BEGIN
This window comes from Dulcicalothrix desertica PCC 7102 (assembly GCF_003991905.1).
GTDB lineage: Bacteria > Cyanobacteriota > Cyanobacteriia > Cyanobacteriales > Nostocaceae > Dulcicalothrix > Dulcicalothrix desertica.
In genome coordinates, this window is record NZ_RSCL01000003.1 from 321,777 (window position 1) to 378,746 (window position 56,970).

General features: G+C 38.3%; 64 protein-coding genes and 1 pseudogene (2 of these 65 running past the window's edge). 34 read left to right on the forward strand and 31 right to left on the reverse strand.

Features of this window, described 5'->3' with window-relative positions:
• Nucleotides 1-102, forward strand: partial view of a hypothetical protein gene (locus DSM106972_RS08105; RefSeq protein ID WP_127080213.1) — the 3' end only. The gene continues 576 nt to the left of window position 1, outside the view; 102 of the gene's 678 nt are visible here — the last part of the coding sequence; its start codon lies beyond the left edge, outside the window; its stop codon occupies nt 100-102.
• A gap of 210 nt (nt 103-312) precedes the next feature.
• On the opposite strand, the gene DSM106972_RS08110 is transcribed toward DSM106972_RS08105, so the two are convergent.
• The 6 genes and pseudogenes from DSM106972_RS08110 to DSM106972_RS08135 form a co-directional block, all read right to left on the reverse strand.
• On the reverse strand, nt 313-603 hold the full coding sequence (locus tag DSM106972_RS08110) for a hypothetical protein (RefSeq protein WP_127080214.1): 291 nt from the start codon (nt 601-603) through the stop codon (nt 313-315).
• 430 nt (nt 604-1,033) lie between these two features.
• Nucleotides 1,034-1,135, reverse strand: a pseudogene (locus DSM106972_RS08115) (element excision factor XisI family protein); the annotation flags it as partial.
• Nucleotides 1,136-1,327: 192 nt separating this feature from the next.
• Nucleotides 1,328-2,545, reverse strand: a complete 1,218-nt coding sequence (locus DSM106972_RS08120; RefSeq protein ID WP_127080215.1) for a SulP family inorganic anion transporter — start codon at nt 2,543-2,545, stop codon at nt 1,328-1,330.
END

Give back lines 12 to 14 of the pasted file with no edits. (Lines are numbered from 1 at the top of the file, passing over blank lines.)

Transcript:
• Nucleotides 1,034-1,135, reverse strand: a pseudogene (locus DSM106972_RS08115) (element excision factor XisI family protein); the annotation flags it as partial.
• Nucleotides 1,136-1,327: 192 nt separating this feature from the next.
• Nucleotides 1,328-2,545, reverse strand: a complete 1,218-nt coding sequence (locus DSM106972_RS08120; RefSeq protein ID WP_127080215.1) for a SulP family inorganic anion transporter — start codon at nt 2,543-2,545, stop codon at nt 1,328-1,330.